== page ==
PURPOSE OF REVIEW: Gambiense human African trypanosomiasis (gHAT), a disease that has killed hundreds of thousands as recently as the 1990s, could be on the verge of elimination or even eradication. This review describes recent developments that give us reasons for optimism as well as some caveats.
RECENT FINDINGS: New developments in diagnostic and vector control tools, and especially in treatment, make it possible to strive for elimination of transmission of gHAT by 2030, perhaps even eradication.
SUMMARY: Gambiense human African trypanosomiasis is a deadly infectious disease affecting West and Central Africa, South Sudan and Uganda, and transmitted between humans by tsetse flies. The disease has caused several major epidemics, the latest one in the 1990s. Thanks to recent innovations such as rapid diagnostic tests for population screening, a single-dose oral treatment and a highly efficient vector control strategy, interruption of transmission of the causative parasite is now within reach. If indeed gHAT has an exclusively human reservoir, this could even result in eradication of the disease. Even if there were an animal reservoir, on the basis of epidemiological data, it plays a limited role. Maintaining adequate postelimination surveillance in known historic foci, using the newly developed tools, should be sufficient to prevent any future resurgence.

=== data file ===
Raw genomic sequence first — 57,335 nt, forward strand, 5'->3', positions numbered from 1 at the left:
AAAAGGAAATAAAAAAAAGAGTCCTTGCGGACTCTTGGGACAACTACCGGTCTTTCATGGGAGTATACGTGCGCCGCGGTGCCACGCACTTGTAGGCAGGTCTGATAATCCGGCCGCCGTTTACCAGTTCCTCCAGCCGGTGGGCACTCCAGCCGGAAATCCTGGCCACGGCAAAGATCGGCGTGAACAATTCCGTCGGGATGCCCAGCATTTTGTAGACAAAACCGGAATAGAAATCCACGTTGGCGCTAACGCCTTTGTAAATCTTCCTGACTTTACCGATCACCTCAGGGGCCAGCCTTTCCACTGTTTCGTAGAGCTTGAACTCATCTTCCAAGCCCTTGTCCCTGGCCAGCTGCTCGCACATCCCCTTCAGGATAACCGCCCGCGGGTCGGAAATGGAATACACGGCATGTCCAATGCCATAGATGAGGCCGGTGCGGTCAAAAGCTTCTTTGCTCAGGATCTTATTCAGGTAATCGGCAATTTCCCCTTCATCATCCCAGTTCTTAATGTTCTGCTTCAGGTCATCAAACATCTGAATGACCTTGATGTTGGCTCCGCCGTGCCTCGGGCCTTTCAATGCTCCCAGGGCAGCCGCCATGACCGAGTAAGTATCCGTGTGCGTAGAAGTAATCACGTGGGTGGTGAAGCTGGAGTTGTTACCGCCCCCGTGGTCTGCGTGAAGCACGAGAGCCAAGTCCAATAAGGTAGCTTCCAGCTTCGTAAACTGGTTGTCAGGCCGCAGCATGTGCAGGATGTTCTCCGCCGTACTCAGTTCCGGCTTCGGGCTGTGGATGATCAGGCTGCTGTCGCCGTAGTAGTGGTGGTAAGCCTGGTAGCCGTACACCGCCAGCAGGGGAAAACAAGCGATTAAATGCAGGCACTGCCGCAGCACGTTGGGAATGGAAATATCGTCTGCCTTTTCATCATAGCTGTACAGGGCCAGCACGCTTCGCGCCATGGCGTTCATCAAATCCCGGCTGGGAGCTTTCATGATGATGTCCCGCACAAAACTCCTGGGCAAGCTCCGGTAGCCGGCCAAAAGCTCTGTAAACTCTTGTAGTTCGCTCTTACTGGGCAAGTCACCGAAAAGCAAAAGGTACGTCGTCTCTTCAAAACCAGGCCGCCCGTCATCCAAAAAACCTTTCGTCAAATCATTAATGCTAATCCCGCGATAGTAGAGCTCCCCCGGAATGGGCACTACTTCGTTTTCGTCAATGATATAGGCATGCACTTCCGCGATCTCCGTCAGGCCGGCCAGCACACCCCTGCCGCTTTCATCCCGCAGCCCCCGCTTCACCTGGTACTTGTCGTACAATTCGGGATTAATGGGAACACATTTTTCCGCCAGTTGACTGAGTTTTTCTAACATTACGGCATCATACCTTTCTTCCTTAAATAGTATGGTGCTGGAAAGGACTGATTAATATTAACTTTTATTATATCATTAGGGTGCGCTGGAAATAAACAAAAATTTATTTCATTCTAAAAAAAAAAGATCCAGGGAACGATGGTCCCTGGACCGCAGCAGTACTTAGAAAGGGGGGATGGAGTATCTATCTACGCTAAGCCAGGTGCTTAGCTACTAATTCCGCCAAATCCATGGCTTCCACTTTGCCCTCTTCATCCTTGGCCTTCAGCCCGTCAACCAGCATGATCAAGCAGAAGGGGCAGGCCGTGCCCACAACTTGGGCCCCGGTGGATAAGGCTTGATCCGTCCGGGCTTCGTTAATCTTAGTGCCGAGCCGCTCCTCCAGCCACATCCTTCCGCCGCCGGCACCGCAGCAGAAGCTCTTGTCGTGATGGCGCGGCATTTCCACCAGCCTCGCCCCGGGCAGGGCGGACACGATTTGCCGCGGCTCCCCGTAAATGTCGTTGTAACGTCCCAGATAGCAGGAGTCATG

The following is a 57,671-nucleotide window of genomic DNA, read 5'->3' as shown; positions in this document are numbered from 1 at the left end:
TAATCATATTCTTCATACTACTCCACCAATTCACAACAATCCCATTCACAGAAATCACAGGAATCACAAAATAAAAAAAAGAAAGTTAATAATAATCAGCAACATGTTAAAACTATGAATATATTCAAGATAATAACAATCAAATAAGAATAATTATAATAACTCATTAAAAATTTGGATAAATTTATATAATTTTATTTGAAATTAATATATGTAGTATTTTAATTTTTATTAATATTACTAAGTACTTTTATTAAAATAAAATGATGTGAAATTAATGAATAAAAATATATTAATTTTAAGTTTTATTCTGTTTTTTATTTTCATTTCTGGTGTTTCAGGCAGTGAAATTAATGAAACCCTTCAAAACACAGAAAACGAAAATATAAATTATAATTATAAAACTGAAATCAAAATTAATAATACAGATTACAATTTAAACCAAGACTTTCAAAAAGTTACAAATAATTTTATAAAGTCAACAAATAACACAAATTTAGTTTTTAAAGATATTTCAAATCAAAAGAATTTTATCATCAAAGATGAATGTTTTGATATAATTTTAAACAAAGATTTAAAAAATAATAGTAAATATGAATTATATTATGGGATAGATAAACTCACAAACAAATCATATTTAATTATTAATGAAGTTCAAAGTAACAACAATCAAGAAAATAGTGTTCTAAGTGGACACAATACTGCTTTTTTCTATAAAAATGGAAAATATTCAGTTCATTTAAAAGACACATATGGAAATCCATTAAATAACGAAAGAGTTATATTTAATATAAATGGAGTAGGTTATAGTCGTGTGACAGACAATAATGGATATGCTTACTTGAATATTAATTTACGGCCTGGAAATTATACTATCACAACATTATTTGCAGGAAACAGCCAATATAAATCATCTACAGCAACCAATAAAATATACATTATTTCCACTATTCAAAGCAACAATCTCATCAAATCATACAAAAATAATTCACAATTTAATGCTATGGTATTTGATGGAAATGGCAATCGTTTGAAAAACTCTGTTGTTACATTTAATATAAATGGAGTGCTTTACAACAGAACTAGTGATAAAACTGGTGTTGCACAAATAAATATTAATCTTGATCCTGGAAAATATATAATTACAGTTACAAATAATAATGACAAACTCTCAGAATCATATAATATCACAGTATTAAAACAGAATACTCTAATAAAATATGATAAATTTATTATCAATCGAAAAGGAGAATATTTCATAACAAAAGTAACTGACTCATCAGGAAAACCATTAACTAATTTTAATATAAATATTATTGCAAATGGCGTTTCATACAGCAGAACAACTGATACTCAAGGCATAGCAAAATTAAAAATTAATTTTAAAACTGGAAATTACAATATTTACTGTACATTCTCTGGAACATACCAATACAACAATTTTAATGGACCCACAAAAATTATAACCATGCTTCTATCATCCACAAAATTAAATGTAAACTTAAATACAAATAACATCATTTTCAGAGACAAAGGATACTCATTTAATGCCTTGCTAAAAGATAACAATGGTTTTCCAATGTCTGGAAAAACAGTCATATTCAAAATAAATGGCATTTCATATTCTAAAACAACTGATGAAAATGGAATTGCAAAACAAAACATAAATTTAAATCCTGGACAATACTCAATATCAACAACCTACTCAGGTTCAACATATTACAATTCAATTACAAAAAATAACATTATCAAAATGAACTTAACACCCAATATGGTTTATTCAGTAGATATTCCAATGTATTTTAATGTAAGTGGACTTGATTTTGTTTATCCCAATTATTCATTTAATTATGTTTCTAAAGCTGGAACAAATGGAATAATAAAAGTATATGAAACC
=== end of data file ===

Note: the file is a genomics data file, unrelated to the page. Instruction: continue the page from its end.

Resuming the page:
- Trypanosomiasis, African/diagnosis
- Tsetse Flies/parasitology